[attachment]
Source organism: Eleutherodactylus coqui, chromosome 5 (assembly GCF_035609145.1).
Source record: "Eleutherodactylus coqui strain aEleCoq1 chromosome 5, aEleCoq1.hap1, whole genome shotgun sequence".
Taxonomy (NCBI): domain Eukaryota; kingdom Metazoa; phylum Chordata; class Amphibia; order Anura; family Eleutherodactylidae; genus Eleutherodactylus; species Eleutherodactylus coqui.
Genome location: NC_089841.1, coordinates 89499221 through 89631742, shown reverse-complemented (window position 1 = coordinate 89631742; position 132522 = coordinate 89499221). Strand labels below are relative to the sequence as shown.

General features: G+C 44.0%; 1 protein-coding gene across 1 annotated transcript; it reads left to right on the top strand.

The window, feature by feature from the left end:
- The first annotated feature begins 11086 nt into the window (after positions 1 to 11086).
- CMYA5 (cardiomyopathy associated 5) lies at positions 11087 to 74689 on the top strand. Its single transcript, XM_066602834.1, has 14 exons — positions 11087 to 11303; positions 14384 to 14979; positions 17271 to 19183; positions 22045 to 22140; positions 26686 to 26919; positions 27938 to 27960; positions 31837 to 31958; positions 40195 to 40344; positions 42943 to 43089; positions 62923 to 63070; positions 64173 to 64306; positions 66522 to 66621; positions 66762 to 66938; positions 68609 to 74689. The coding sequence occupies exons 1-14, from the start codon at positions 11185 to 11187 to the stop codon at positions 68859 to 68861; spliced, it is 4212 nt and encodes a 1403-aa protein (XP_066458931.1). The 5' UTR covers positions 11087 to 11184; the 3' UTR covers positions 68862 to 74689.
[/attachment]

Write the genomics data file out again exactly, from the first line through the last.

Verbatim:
Source organism: Eleutherodactylus coqui, chromosome 5 (assembly GCF_035609145.1).
Source record: "Eleutherodactylus coqui strain aEleCoq1 chromosome 5, aEleCoq1.hap1, whole genome shotgun sequence".
Taxonomy (NCBI): domain Eukaryota; kingdom Metazoa; phylum Chordata; class Amphibia; order Anura; family Eleutherodactylidae; genus Eleutherodactylus; species Eleutherodactylus coqui.
Genome location: NC_089841.1, coordinates 89499221 through 89631742, shown reverse-complemented (window position 1 = coordinate 89631742; position 132522 = coordinate 89499221). Strand labels below are relative to the sequence as shown.

General features: G+C 44.0%; 1 protein-coding gene across 1 annotated transcript; it reads left to right on the top strand.

The window, feature by feature from the left end:
- The first annotated feature begins 11086 nt into the window (after positions 1 to 11086).
- CMYA5 (cardiomyopathy associated 5) lies at positions 11087 to 74689 on the top strand. Its single transcript, XM_066602834.1, has 14 exons — positions 11087 to 11303; positions 14384 to 14979; positions 17271 to 19183; positions 22045 to 22140; positions 26686 to 26919; positions 27938 to 27960; positions 31837 to 31958; positions 40195 to 40344; positions 42943 to 43089; positions 62923 to 63070; positions 64173 to 64306; positions 66522 to 66621; positions 66762 to 66938; positions 68609 to 74689. The coding sequence occupies exons 1-14, from the start codon at positions 11185 to 11187 to the stop codon at positions 68859 to 68861; spliced, it is 4212 nt and encodes a 1403-aa protein (XP_066458931.1). The 5' UTR covers positions 11087 to 11184; the 3' UTR covers positions 68862 to 74689.